Charles Oakley was on Jim Rome’s radio show today, and the former Bulls big man had some choice words for Kevin Garnett, Charles Barkley, and Kendrick Perkins. Here are the highlights, courtesy of Larry Brown Sports:
“Garnett left Minnesota and hollered and screamed and all that but hes not a tough guy,” Oakley said as Sports Talk Network shared with us. “He’s one of the weakest guys to ever play the game. He’s a complimentary player and went to Paul Pierce’s team and won a championship. I wouldn’t consider him a top 10 tough guy…
…“Barkley, for his size, was a good player but he’s a coward,” Oakley continued. “He was a good player for his size, but he wasn’t a leader and wasn’t a role model. Now he talks so bad about younger guys. I don’t respect that from him. He’s a fraud. He can criticize all the younger kids and if he got something to say, call them and talk to them before you just blast them. He’s wants to be funny, that whole TNT thing and all that, they’re like some clowns on that show”…
…Oakley wasn’t done there. He also said that Kendrick Perkins is similar to K.G. in that all he does is holler and complain, and that the Thunder would win championships if he would just play basketball. Oakley added that Perk’s attitude is the reason he got dunked on by Blake Griffin, and said throughout his 19-year career he only got dunked on three times. Somebody check the tape on that, please.
Oakley, who was named to both the All-Defense team and the All-Star team as a member of the famously physical New York Knicks in 1994, spent the 1st few years of his career as Michael Jordan’s teammate and unofficial “enforcer,” and Jordan was famously enraged when then-Bulls GM Jerry Krause traded Oakley for Bill Cartwright before the Bulls went on their historic title runs. By most accounts, Oakley and Jordan remain good friends, but it doesn’t look like he’s looking to make many new ones.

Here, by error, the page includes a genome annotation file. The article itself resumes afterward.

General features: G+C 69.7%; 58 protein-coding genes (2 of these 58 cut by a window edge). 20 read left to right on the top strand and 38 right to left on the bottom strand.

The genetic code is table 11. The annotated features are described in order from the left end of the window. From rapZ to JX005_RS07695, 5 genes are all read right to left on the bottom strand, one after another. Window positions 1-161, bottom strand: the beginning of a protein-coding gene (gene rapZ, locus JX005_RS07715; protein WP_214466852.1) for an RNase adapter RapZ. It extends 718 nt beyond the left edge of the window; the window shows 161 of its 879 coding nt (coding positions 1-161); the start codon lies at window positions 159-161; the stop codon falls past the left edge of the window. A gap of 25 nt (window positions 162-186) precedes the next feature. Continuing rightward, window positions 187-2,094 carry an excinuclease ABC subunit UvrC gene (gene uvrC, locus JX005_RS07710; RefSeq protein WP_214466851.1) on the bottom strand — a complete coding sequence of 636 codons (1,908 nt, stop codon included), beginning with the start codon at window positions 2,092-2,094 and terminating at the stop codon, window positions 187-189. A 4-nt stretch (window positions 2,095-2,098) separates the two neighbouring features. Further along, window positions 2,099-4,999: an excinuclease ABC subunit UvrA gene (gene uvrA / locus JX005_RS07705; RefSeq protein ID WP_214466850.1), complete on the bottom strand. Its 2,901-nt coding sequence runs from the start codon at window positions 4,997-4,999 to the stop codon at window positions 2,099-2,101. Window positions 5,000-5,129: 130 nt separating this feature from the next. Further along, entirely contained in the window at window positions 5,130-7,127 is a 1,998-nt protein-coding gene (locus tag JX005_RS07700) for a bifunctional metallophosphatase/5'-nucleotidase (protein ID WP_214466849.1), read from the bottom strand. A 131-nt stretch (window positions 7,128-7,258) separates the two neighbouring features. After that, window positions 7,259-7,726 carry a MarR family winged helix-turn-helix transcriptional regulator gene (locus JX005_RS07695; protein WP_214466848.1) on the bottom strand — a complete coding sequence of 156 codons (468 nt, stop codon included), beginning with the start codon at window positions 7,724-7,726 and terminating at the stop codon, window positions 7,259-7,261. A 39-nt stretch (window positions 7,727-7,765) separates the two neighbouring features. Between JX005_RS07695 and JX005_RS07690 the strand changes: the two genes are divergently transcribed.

On Monday, Dion Waiters agreed to a one-year, $2.9 million deal with the Heat, far less than most people thought he would get as one of the few significant free agents still on the market. Tuesday afternoon, he posted an explanation on Instagram for his deal.
Here’s what he said:
I didn’t do it for the money… I did it for the opportunity to go out & ball & have fun. Everything else will take care of its self!!! I just felt like it was the best situation for me…& my family. I could have waited & got wat I wanted. But I rather be happy then miserable at the end of the day!!! Meaning Yu can have everything & still not be happy… #heatnation let’s get it!!! #provethemwrong #stamped #Philly
It seems clear, based on the market, that the kinds of offers Waiters was hoping for weren’t out there for him. In Miami, with Dwyane Wade gone, he’ll probably start at shooting guard and have plenty of opportunities to prove himself in hopes of landing a long-term deal next summer.
While we wait for the Celtics to make a bigger move to trade for another star, they’re filling out the end of their roster. Sheridan Hoops’ Michael Scotto is reporting that they’ve signed Demetrius Jackson, the No. 45 pick in last month’s draft, to a four-year deal.
Jackson declared for the draft after his junior season at Notre Dame. Talent-wise, he has the chance to be a major steal for Boston — DraftExpress has him ranked as the 17th-best overall prospect in this year’s draft class. But he might not play much his first year. The Celtics’ roster is already crowded and there’s still the chance that they’ll make another move with some of their much-vaunted assets if the right star becomes available.
ATLANTA (AP) — The Atlanta Hawks have signed undrafted rookie free agent center Matt Costello of Michigan State.
The 6-foot-9, 245-pound Costello averaged 5.7 points and 5 rebounds on the Hawks’ summer league team in Las Vegas.
Costello averaged 10.7 points and 8.2 rebounds as a senior at Michigan State. He holds the school’s career record with 146 blocked shots.
Terms of the deal were not released.
Jamal Crawford knows how to get buckets.
He does it against NBA level defenders, so put him in a free-flowing pro-am — let’s say the Seattle pro-am in his hometown — and he barely breaks a sweat dropping 44. And nailing the game winner.
Doc Rivers hopes to see a lot of that next season.